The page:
Reporting of Pledges

5 Step Process on When and How to Report Pledges

By: Susan R. Legaspi, CPA, CFE, CGMA, ACFE
ISFFA National Board
Zuehls, Legaspi & Company

Pledges are great, but do you record them as income?

Your organization just received a major pledge - great news. Some period of time will now likely pass before you actually receive the money. Meanwhile, how does your organization account for the pledge it received in its financial statements? Can you count it as revenue now or later? You must ask several specific questions to arrive at the correct answer.

The authoritative guidance governing this area is FASB ASC 958-605-50, formerly Statement of Financial Accounting Standards No. 116, “Accounting for Contributions Received and Contributions Made.”

There are many different forms and types of contributions. They can be in virtually any form - cash, securities, real estate or dozens of other assets. A contribution can also be in the form of a mere promise to give in lieu of an immediate contribution.

Step 1. In the case of a promise to give, often referred to as a pledge, the initial question to be asked is whether the donor was expressing an intention to give or a promise to give. This goes to the very essence of a contribution. A simple intention to give is not allowed to be recorded unless it is enforceable by law. Distinguishing between an intent to give and a promise to give is very important but is sometimes very subjective.

Step 2. If your organization concludes that a promise has been made, the next question that needs to be asked is whether there is proof in the form of verifiable documentation. ASC 958- 605-50 specifically mandates that “…to be recognized in financial statements there must be sufficient evidence in the form of verifiable documentation that a promise was made and received.”

Even though a promise may be oral, there must still be the requisite “verifiable documentation.” What is clear is that a written pledge letter, a pledge form, or grant award letter is verifiable evidence of a promise to give.

Step 3. Once you have determined that a promise to give has been made, and that you have verifiable documentation, you now must ask whether the promise contains any donor imposed condition(s). If there are any donor imposed conditions, the organization should not record any revenue upon receipt of the contribution.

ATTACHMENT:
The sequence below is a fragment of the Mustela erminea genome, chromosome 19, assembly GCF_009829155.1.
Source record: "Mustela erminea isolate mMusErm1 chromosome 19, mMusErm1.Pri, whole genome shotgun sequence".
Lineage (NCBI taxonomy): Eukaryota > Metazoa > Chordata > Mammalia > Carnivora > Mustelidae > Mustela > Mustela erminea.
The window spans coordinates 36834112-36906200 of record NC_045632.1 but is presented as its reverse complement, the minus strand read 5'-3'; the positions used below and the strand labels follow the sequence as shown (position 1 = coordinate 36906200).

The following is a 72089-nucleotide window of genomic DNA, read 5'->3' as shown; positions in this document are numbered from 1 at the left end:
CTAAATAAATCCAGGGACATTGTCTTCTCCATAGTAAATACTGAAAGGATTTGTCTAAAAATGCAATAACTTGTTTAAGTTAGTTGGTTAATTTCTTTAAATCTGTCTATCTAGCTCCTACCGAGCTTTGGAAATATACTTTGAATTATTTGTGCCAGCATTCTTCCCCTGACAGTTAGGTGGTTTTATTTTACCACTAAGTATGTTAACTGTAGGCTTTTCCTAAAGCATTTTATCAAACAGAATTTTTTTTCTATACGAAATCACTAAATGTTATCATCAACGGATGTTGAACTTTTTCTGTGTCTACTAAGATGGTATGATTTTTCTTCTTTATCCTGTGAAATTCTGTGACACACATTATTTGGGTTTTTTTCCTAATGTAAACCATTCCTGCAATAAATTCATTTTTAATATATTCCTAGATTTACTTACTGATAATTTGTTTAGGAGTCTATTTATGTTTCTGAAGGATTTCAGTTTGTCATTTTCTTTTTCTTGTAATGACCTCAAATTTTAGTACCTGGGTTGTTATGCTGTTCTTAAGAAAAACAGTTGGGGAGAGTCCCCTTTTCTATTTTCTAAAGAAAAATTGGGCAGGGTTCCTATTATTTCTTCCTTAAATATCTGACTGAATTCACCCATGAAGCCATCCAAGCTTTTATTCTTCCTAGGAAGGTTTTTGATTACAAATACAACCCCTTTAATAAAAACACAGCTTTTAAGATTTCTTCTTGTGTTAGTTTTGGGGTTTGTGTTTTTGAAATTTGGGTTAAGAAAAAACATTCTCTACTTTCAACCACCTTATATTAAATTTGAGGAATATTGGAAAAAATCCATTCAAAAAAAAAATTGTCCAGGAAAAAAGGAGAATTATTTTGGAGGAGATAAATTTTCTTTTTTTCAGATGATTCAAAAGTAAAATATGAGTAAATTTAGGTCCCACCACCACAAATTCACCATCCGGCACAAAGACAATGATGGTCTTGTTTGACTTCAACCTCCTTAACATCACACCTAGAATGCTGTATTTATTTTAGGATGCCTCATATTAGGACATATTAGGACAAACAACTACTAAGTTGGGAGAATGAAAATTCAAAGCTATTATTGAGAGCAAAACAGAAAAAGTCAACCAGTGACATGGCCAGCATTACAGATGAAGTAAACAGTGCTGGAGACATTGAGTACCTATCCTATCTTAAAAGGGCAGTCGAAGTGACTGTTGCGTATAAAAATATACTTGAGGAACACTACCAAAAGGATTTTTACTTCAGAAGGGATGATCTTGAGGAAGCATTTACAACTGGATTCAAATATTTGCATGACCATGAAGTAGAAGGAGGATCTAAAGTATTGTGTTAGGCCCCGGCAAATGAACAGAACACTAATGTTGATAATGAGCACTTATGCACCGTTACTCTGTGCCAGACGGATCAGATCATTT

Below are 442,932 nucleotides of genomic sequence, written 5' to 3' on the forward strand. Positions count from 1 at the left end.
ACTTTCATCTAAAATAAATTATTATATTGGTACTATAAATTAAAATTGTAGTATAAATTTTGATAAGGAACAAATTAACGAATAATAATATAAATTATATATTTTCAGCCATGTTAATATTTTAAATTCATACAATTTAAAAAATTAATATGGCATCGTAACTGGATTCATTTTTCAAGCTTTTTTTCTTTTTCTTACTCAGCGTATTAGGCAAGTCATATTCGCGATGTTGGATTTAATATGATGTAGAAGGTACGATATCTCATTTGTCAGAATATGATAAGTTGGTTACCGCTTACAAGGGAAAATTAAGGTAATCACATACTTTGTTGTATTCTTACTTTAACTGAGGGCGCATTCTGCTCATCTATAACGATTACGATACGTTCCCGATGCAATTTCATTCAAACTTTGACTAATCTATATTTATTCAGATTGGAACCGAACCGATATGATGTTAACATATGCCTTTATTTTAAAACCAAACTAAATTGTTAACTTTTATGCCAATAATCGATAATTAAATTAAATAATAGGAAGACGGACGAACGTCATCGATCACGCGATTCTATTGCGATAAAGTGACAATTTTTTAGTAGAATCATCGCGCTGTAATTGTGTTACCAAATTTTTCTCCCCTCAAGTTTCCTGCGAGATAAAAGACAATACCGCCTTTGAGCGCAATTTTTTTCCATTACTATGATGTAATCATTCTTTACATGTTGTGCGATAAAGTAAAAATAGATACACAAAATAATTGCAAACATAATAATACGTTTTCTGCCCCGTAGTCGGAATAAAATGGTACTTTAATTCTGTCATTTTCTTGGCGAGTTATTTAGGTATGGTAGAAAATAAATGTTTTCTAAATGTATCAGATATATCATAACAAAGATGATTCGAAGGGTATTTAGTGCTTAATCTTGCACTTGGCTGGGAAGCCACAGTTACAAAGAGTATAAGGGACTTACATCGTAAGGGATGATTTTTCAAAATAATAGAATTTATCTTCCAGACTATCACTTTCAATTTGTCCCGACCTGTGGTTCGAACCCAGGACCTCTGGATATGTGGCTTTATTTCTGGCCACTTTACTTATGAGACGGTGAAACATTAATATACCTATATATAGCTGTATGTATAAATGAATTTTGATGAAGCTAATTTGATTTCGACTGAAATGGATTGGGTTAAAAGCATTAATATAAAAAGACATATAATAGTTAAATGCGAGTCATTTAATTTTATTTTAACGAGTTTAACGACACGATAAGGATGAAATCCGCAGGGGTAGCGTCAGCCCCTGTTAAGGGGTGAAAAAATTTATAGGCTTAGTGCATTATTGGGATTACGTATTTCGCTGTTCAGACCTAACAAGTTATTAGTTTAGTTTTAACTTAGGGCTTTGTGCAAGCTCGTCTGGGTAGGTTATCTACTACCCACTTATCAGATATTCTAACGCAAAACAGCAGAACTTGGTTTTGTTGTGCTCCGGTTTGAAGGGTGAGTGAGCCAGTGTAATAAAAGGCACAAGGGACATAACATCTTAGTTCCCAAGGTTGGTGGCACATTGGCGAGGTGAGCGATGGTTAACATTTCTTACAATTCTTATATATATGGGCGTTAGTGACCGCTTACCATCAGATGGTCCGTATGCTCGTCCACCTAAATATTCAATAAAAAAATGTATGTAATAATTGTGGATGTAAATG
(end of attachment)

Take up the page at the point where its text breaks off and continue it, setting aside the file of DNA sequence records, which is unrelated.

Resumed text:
In the event cash or other assets are actually received with a donor condition, the organization would not record any revenue, but only a corresponding liability.

It is sometimes difficult to tell whether or not the organization has received a conditional promise to give or it has received a grant award. Sometimes something that sounds like a condition is really not a condition at all. ASC 958-605-50 provides the following guidance:

“A conditional promise to give is considered unconditional if the possibility that the condition will not be met is remote. For example, a stipulation that an annual report must be provided by the donee to receive subsequent annual payments on a multiyear promise is not a condition if the possibility of not meeting that administrative requirement is remote.”

Step 4. If there are no conditions attached to a promise, grant, or other contribution, the next question must be: should the revenue be recognized in its entirety at the time of the contribution or promise to give, or recognized ratably as the funds are actually received? The general rule is that the revenue must be recognized all up front at the time the contribution is made.

Step 5. The final question to be asked is whether the contribution is restricted by the donor? If the answer is yes, then the restricted portion of the contribution must be classified as “restricted revenue.”

There are only two types of restrictions: permanent restrictions and temporary restrictions. Permanently restricted gifts are those in which the principal amount must typically be left unspent but where the income thereon may be used for donor determined purposes.

Temporary restrictions fall into two categories: (1) time restricted - where funds need to be spent within a particular time period, and (2) purpose restricted - where the funds must be spent for particular purposes - sometimes both occur with the same contribution.

This 5 step process should allow you to answer most questions about when and how you are to record your grants, pledges and other contributions in your financial statements.